De Haan

Bea DeHaan is seeking to place a 4,520-acre easement on her property between Anceney Road and the Madison River atop the Madison Plateau.

The Gallatin County Commission approved an initial step toward paying just over $1.3 million for six conservation easements in the county Tuesday.

Six applications for the Open Lands Program have been submitted for this fiscal year, said Sean O’Callaghan, open lands coordinator for the county. Four were submitted by the Gallatin Valley Land Trust, and two by the Montana Land Reliance.

All of the projects combined would place conservation easements on 7,197 acres in the county. The Gallatin Madison North Ranch conservation easement comprised the largest chunk, with the owner of the property, Bea DeHaan, seeking to place a 4,520-acre easement on the property located between Anceney Road and the Madison River atop the Madison Plateau.

Chad Klinkenborg, lands program manager at Gallatin Valley Land Trust, said that the property is within five miles of eight existing conservation easements sponsored by the organization, which combined have conserved around 5,000 acres of agricultural land.

The property was described as critical winter range for elk. An elk herd that has frequented the property has grown substantially over the years.

Gallatin Valley Land Trust asked for $420,000 from the Open Space Program for the easement, which is roughly 20 percent of the easement’s estimated value, Klinkenborg said.

The Camp Creek Land & Cattle Company conservation easement, another proposed by Gallatin Valley Land Trust, seeks to have a 1,802-acre easement placed on the property. The property is owned by Brent and Margaret Sinnema and runs along Camp Creek Road.

Courtney Naumann, lands project manager at Gallatin Valley Land Trust, said that the property has been farmed by the Sinnemas for three generations and is primarily used for cattle grazing. The property would sit next to the proposed Gallatin Madison North Ranch easement.

“This project specifically is a puzzle piece in the growing corridor of protected lands in Amsterdam-Churchill,” Naumann said.

Deer, elk and sandhill crane nests have all been spotted on the property, too. Gallatin Valley Land Trust asked for $380,000 from the Open Lands Program, which is about 20 percent of the estimated easement value, Naumann said.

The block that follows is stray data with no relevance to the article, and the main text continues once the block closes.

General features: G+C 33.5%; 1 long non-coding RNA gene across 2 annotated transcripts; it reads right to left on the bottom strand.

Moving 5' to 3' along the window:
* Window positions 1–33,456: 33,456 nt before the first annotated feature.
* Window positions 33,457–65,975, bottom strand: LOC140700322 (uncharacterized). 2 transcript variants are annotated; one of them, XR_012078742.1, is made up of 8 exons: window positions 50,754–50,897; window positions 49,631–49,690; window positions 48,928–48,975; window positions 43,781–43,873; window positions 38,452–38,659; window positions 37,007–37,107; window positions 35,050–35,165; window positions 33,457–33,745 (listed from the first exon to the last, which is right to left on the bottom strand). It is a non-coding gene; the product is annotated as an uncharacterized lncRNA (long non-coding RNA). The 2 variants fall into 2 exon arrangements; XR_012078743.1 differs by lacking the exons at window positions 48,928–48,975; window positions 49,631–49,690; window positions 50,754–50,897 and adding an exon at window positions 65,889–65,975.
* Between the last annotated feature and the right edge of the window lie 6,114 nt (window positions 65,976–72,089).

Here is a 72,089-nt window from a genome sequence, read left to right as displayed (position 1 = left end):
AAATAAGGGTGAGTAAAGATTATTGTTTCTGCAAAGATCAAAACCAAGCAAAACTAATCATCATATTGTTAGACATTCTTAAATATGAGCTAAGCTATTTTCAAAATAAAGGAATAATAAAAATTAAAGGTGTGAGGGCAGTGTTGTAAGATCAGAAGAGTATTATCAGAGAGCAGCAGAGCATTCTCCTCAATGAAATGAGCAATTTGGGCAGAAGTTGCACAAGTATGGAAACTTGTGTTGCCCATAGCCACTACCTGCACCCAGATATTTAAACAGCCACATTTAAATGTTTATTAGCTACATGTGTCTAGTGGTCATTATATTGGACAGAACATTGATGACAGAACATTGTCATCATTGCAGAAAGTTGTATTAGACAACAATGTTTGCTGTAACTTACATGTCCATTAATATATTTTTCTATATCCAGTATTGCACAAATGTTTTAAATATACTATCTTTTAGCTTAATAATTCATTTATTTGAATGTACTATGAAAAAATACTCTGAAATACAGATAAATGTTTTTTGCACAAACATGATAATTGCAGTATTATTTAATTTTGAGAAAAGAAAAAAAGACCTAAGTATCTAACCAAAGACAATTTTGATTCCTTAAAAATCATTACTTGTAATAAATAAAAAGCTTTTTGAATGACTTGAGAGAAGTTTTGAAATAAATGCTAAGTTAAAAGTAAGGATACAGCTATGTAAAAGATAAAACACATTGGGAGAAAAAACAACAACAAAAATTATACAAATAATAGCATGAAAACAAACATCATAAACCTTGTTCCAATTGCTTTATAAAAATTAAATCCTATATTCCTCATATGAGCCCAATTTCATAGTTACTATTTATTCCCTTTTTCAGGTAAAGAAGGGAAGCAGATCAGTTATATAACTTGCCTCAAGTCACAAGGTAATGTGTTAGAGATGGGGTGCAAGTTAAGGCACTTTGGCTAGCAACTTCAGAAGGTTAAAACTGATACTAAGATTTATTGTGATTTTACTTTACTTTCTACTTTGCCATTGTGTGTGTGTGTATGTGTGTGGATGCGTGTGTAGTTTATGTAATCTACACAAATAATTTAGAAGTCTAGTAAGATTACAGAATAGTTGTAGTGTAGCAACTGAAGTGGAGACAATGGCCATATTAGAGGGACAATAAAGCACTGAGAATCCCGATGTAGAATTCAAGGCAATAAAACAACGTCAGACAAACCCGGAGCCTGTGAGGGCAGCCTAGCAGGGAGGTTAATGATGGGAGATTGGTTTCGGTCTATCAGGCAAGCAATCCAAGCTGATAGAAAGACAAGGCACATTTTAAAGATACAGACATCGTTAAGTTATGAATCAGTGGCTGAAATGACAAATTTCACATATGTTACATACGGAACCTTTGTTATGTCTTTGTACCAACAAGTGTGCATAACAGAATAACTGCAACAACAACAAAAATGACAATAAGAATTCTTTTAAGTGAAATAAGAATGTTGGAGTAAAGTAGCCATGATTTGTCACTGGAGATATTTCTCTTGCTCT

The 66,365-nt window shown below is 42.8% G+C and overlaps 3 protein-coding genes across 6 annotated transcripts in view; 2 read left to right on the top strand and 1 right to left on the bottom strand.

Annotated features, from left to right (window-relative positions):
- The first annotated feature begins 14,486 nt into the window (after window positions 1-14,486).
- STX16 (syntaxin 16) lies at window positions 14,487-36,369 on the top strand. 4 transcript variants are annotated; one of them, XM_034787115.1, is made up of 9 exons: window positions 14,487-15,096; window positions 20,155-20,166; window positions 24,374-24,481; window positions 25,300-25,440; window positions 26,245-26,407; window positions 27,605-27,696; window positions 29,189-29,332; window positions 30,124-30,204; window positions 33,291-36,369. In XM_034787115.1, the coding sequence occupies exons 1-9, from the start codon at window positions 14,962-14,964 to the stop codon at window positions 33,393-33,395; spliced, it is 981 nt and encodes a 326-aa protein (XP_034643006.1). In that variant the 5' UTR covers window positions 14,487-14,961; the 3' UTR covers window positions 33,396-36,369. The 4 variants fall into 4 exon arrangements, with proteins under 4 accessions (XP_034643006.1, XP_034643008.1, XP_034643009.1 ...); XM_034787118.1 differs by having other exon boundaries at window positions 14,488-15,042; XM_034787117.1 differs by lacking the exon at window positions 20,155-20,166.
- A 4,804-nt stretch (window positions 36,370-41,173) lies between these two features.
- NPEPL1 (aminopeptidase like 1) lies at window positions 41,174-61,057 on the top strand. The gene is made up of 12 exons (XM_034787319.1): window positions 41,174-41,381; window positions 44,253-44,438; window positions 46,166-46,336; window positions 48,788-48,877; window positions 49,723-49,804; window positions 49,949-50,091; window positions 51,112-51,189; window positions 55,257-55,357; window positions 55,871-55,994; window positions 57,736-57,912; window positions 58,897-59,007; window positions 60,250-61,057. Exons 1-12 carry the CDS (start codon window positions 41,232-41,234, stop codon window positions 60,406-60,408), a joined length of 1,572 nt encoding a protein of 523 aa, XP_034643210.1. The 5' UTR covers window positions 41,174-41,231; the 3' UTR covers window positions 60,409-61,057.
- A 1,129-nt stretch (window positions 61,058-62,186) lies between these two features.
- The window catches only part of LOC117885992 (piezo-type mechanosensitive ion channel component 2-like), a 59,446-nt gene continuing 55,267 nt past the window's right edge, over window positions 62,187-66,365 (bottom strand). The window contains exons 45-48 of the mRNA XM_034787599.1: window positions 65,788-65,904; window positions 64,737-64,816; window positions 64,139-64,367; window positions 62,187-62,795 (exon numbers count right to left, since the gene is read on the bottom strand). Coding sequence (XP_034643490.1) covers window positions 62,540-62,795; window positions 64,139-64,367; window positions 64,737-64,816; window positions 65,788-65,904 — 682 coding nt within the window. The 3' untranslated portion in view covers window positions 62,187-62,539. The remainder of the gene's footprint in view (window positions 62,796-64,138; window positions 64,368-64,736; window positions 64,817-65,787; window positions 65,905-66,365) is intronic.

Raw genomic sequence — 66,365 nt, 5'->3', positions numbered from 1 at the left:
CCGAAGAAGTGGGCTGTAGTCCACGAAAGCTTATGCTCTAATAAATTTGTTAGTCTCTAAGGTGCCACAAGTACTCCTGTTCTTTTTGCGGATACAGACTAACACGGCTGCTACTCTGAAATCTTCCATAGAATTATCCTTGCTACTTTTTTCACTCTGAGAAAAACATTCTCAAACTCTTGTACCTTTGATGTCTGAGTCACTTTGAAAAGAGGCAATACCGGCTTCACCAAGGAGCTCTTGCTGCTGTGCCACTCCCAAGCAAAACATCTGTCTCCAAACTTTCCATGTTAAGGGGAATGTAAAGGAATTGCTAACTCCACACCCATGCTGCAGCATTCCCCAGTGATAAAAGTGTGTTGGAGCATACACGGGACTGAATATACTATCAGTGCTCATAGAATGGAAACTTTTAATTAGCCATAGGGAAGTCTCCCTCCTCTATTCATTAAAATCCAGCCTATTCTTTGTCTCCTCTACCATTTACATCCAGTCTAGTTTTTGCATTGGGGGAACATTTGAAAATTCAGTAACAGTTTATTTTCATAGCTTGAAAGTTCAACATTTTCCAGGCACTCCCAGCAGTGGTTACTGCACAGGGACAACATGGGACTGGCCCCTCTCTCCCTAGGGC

The Rimkus Property, a conservation easement proposed by the Montana Land Reliance, is home to a large variety of animal species, including 47 species of birds and seven species of bats that are of concern, said Kathryn Kelly, the Greater Yellowstone manager for the conservation organization.

The Gallatin River corridor cuts diagonally through the property, which is within five miles of about 6,500 acres of conservation easements sponsored by the Montana Land Reliance and is a couple miles outside of Belgrade on Thorpe Road. The owners Leon and Alice Rimkus are seeking to place an easement on 203 acres.

Montana Land Reliance asked for $175,950 from the Open Lands Program, which is about 20 percent of the estimated value of the easement, Kelly said.

Kelly said that the proposed easement would protect unspoiled land and riparian habitat along the Gallatin River, which runs through the property. While there wasn’t a contiguous block of easements in the area, it could be a start.

“You got to start somewhere, and this might be the start of something that is going to happen along that corridor,” Gallatin County Commissioner Joe Skinner said.

The unanimous approval for each easement was the first round of considerations by the commission. The easements are set for another round of reviews by the Open Lands Board before a final decision on applying the money from the Open Lands Program is made by the Gallatin County Commission.

The program would still have money left over should all of the projects get final approval, he said. About $524,000 could be rolled over into next year’s budget.

“We’re in a situation where there is more money available than there is a request for money,” O’Callaghan said.